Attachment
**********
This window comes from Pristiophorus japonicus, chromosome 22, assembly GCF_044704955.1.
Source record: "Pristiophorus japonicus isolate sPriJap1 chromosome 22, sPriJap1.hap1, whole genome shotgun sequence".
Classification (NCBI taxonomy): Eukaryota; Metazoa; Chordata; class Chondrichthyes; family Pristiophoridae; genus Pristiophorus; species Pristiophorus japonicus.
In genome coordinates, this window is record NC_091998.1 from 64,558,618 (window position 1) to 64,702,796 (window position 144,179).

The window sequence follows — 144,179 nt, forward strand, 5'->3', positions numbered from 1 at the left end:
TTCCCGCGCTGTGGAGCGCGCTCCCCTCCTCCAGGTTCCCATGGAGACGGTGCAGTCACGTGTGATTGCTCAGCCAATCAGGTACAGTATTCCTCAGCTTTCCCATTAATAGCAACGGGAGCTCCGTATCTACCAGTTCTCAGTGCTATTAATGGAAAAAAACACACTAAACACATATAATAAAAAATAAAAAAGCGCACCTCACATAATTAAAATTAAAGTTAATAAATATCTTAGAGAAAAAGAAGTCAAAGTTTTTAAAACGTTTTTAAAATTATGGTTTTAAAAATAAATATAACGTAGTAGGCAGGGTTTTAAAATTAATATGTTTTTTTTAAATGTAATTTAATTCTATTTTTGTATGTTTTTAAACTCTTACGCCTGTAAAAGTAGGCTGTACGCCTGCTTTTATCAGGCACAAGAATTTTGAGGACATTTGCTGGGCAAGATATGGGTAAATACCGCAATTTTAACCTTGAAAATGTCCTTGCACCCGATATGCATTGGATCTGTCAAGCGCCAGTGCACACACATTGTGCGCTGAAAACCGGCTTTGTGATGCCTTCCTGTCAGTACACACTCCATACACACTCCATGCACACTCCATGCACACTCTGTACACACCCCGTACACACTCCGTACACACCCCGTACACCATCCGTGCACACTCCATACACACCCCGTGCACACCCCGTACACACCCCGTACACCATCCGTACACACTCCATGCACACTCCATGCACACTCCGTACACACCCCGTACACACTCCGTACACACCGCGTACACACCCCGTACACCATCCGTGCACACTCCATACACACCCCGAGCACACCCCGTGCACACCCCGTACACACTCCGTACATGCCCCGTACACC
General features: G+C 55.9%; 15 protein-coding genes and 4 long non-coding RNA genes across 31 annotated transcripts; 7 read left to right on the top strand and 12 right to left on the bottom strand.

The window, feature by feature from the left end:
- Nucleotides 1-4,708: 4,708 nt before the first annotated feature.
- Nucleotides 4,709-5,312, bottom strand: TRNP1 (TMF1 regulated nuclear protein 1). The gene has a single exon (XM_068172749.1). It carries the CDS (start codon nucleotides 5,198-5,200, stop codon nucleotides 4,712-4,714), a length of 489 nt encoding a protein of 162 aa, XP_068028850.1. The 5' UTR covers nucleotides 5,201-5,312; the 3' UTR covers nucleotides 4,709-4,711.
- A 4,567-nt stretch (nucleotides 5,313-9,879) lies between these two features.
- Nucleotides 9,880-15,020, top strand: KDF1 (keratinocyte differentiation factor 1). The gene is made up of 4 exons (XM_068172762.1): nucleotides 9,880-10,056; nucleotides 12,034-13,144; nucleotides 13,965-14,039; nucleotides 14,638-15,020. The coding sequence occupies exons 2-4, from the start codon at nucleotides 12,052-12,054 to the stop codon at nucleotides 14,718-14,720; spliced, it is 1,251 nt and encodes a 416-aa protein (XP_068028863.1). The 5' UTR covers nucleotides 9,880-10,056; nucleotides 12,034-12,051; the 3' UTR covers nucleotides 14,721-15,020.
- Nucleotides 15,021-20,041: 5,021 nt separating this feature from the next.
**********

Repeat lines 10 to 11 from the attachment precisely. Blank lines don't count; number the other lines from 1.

- Nucleotides 4,709-5,312, bottom strand: TRNP1 (TMF1 regulated nuclear protein 1). The gene has a single exon (XM_068172749.1). It carries the CDS (start codon nucleotides 5,198-5,200, stop codon nucleotides 4,712-4,714), a length of 489 nt encoding a protein of 162 aa, XP_068028850.1. The 5' UTR covers nucleotides 5,201-5,312; the 3' UTR covers nucleotides 4,709-4,711.
- A 4,567-nt stretch (nucleotides 5,313-9,879) lies between these two features.